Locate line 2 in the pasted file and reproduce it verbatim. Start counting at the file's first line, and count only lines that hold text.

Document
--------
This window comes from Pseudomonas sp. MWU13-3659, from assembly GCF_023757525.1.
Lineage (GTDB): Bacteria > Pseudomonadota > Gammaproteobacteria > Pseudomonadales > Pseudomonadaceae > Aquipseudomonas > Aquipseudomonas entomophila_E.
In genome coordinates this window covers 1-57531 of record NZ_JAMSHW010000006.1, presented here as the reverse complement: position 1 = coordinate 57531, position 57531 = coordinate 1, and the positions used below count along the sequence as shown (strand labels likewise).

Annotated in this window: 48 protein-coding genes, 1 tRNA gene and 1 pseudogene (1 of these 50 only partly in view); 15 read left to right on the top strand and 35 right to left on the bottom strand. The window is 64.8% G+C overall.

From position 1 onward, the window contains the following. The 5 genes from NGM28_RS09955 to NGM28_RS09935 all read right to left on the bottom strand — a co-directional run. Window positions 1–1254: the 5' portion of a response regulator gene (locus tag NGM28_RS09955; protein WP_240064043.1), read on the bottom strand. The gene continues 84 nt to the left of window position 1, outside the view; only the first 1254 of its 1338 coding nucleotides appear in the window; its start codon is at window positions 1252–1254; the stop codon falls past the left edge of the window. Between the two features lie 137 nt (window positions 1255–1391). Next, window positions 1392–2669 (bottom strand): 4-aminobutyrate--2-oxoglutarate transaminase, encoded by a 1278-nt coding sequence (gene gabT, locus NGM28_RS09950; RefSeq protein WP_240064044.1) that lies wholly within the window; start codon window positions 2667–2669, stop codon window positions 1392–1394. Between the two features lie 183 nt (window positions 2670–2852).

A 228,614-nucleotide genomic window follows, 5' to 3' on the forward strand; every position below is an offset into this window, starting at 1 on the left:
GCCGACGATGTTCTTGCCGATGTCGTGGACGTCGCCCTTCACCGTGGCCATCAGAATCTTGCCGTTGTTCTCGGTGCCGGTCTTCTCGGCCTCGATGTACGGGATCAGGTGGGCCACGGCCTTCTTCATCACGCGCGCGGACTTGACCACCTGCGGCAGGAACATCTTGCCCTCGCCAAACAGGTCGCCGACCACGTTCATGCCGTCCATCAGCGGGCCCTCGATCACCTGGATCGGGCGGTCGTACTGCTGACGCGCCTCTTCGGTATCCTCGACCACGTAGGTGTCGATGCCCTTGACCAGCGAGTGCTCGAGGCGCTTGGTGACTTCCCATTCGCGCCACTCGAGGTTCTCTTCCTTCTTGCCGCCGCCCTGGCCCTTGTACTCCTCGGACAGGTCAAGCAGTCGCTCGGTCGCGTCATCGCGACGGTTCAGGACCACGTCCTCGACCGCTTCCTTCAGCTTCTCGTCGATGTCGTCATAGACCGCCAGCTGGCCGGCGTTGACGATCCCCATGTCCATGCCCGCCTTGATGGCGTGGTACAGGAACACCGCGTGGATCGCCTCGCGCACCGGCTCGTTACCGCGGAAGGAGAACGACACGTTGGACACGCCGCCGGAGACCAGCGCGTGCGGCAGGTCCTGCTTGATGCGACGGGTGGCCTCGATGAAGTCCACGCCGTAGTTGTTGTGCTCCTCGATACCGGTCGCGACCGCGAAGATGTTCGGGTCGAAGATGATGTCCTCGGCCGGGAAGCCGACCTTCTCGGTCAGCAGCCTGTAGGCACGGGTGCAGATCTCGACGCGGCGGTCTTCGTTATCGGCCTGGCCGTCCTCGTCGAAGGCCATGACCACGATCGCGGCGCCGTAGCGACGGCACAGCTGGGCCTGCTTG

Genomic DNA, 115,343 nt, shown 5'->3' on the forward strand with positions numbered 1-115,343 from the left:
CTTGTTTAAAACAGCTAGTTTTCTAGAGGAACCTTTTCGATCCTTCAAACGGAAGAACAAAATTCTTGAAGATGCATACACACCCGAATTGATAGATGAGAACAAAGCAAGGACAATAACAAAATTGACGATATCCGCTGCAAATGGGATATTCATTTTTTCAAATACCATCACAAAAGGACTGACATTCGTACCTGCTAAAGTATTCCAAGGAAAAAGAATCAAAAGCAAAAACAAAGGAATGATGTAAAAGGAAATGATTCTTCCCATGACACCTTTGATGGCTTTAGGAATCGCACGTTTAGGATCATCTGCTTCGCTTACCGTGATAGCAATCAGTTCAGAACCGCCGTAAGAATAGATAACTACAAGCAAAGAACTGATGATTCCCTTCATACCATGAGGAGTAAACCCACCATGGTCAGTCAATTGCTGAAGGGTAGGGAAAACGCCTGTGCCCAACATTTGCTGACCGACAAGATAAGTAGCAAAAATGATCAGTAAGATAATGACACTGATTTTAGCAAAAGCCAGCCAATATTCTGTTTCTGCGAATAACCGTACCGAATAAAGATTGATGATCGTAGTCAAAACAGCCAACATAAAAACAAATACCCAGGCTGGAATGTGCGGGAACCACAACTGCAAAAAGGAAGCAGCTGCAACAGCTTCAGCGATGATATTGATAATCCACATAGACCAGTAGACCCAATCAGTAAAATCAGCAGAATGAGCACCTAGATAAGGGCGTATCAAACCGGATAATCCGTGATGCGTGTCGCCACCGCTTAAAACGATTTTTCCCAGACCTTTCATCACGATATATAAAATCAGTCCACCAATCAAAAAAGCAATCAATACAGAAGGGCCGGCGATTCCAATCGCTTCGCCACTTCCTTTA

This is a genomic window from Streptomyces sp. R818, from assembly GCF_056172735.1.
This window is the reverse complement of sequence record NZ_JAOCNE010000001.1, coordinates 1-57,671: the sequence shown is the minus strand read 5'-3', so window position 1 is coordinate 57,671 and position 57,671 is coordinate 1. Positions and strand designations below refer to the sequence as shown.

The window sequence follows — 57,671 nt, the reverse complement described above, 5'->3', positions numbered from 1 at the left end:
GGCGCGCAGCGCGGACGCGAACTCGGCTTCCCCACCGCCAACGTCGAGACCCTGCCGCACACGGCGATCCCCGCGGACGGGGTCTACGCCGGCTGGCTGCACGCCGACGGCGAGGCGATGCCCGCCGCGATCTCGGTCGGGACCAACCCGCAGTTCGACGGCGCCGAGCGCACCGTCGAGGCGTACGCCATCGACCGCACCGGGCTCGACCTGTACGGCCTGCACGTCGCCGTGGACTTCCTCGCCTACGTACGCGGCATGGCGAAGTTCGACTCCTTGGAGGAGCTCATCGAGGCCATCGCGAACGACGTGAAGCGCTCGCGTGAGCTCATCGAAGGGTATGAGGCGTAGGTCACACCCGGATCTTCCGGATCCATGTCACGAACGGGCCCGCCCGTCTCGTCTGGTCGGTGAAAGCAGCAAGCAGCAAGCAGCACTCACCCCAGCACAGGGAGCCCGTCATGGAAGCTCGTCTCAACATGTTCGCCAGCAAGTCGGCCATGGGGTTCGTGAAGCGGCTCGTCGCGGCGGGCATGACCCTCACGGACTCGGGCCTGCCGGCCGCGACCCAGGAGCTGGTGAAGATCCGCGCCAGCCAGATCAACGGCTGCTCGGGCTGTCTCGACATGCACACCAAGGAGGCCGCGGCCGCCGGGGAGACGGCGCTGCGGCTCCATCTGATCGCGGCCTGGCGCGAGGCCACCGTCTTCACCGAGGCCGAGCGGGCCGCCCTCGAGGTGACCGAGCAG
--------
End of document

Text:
Lineage (GTDB): Bacteria > Pseudomonadota > Gammaproteobacteria > Pseudomonadales > Pseudomonadaceae > Aquipseudomonas > Aquipseudomonas entomophila_E.